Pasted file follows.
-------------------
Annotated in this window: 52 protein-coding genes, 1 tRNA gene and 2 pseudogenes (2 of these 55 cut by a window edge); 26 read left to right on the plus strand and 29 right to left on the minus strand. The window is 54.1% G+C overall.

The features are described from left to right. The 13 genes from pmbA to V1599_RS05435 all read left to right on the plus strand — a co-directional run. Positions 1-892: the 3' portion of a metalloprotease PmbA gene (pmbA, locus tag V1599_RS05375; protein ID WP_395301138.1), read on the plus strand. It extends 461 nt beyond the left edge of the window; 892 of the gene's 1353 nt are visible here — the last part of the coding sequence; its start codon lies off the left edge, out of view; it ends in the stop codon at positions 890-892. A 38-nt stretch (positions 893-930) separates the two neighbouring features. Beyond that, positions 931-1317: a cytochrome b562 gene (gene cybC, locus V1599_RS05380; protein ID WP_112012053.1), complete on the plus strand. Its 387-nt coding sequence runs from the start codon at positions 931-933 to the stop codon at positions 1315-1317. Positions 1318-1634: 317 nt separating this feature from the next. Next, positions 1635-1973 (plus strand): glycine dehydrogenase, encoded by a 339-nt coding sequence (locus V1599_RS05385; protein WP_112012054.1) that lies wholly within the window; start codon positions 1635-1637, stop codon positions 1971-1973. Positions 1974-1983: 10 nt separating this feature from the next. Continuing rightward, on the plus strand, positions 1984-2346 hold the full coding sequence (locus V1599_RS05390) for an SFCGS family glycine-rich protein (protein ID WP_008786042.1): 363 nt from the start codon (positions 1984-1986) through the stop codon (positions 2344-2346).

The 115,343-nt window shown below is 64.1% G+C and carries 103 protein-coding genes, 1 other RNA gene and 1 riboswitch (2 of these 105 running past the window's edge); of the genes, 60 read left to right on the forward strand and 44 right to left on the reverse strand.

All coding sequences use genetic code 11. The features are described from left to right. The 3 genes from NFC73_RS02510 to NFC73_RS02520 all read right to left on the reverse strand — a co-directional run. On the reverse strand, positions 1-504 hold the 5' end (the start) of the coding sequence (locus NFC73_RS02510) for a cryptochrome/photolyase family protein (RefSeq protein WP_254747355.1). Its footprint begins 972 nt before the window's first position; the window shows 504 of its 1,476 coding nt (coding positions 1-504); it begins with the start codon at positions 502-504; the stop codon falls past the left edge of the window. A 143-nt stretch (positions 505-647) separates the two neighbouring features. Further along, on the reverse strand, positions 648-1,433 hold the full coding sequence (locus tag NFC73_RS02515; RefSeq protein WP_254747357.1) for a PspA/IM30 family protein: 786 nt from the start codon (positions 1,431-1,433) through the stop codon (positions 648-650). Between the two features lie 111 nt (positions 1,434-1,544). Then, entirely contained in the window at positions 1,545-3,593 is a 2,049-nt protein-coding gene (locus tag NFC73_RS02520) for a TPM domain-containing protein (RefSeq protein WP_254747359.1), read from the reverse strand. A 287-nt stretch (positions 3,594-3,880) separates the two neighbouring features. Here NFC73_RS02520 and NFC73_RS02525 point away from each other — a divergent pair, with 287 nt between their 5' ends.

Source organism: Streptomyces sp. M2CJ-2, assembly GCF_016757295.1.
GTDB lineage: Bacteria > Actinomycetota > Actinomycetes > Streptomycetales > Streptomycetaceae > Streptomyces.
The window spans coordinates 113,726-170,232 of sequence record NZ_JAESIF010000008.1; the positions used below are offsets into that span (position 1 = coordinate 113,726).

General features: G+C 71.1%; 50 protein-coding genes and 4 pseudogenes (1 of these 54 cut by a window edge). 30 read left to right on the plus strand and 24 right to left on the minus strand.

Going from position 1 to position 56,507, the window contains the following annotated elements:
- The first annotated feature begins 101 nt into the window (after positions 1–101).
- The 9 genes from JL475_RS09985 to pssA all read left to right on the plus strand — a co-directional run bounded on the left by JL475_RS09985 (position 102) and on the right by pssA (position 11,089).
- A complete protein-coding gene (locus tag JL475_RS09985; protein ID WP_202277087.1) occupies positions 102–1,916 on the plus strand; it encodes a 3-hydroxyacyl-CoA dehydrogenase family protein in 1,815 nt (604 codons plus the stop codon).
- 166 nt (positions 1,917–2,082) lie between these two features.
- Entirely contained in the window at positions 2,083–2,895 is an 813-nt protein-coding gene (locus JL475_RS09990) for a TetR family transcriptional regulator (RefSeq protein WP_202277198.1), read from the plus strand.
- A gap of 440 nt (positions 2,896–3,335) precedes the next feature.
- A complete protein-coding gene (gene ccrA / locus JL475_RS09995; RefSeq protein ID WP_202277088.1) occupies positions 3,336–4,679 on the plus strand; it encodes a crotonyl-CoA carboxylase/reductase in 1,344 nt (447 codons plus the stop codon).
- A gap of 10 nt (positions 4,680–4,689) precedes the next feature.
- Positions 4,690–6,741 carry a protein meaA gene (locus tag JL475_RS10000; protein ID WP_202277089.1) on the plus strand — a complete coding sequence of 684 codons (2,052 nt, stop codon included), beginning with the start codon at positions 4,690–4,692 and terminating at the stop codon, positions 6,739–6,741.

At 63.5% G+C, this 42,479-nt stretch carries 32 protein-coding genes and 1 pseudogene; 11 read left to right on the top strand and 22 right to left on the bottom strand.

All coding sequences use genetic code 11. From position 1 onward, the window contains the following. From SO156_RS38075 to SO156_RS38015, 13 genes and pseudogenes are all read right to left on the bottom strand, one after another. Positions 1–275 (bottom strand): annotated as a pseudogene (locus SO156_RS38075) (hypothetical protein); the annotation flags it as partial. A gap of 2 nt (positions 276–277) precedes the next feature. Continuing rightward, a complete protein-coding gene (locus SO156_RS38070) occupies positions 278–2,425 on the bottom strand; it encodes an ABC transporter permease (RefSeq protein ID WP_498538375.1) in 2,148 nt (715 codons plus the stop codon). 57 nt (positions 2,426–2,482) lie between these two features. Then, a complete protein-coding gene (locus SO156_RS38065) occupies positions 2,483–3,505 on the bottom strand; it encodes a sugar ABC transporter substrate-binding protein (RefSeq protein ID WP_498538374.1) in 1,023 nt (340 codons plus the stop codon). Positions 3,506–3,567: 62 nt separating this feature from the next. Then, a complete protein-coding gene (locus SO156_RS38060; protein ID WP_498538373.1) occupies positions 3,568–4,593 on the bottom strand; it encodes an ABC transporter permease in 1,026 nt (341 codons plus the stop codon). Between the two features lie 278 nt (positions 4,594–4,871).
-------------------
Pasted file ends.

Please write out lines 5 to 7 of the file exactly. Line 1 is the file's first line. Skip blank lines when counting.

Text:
Source organism: Streptomyces sp. M2CJ-2, assembly GCF_016757295.1.
GTDB lineage: Bacteria > Actinomycetota > Actinomycetes > Streptomycetales > Streptomycetaceae > Streptomyces.
The window spans coordinates 113,726-170,232 of sequence record NZ_JAESIF010000008.1; the positions used below are offsets into that span (position 1 = coordinate 113,726).